Municipal Court Convictions Municipal Courts in Oregon must allow set asides or expungements under the same laws that apply in Circuit Courts. The process and fees are generally the same as well. Municipal Courts can be much easier to deal with than Circuit Courts, but sometimes their staff has never dealt with motions to set…

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   The right to bear arms has been included in the U.S. Constitution practically from the beginning. This right is reiterated in the Oregon Constitution as well. In the aftermath of certain criminal offenses, however, these rights may be suspended or revoked for the sake of the public good. Adults in Oregon who wish to…

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  Both the U.S. constitution and the constitution of Oregon promise citizens the right to bear arms. But like all of the rights in our democracy, there are exceptions designed to protect everyone’s safety and peace. Americans are also entitled to free speech, but it’s still illegal to shout “Fire!” in a crowded movie theater.…

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Anybody with a felony record knows very well the challenges of finding decent employment and housing. The clear result of felony prosecutions is that good potential workers are kept out of the productive labor force. A report from the Center for Economic and Policy Research states that this under-employment actually reduces the productivity of the…

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We think of Rights Restoration as a hierarchy. At the top is expungement or set aside, which makes the conviction disappear. You can’t get better than that. If you cannot expunge or set aside, the next best thing is to turn a felony into a misdemeanor. This is done through a law that allows a…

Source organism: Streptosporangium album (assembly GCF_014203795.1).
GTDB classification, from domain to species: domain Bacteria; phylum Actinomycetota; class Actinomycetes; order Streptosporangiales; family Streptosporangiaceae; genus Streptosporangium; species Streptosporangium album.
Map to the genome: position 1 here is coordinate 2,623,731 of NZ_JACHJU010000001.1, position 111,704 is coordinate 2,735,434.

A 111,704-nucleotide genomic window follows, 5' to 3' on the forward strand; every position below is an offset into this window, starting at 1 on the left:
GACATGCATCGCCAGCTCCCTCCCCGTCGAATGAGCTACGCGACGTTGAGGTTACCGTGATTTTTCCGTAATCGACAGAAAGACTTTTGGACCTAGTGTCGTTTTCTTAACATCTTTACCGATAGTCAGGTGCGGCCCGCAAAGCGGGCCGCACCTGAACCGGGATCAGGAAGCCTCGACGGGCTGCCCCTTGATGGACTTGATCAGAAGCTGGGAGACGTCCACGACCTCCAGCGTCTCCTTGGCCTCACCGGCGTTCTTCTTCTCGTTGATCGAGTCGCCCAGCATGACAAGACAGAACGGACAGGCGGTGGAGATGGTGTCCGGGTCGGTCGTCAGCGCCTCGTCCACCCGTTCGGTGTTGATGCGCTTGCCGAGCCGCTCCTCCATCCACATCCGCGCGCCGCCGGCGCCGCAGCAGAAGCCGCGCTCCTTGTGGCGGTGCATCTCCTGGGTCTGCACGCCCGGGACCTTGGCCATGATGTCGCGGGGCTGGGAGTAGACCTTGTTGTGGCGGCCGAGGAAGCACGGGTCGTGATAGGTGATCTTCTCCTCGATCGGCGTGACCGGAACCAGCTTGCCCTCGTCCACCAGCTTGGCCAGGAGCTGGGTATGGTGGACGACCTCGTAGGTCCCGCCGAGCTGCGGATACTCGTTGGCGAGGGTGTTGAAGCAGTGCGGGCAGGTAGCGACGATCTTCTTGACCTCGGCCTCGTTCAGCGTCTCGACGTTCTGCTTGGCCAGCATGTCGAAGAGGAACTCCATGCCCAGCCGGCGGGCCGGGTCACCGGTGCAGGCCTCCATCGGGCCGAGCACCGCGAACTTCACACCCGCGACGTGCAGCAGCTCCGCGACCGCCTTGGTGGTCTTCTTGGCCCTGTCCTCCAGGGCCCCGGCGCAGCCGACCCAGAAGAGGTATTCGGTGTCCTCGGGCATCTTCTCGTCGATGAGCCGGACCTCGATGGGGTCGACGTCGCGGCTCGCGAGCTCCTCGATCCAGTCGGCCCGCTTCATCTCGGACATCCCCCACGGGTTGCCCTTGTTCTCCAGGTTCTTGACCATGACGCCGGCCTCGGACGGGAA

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In our experience all fines, fees, and restitution must be paid off before people can set aside a conviction. A reduction requires at a minimum to be up to date with a payment plan. The laws do not explicitly discuss money owed, but they do discuss complying with the sentence of the court, which arguably…

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Because of global accessibility to digitized information and record keeping, data sharing across local, state and federal governmental agencies have become the norm. The result has been clients who have had municipal court convictions from the 80s, 70s or even 60s pop up on a background check, preventing them from getting an apartment, being hired…

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When someone is arrested but not convicted, the relief they feel can be overwhelming. It is unfortunate that most background checks fail to differentiate between an arrest and a conviction. While arrest records cannot technically be used against someone, they are generally considered public information.  Unless they are expunged, arrests are likely to appear on…

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1. Set Aside (Expungement) Clears Criminal Records When a criminal arrest or conviction is expunged, all official records of the incident, including police records are sealed, and you can legally deny the arrest or conviction over occurred. In extremely limited circumstances, a judge can opt to reopen an expunged record, but this is an extremely…

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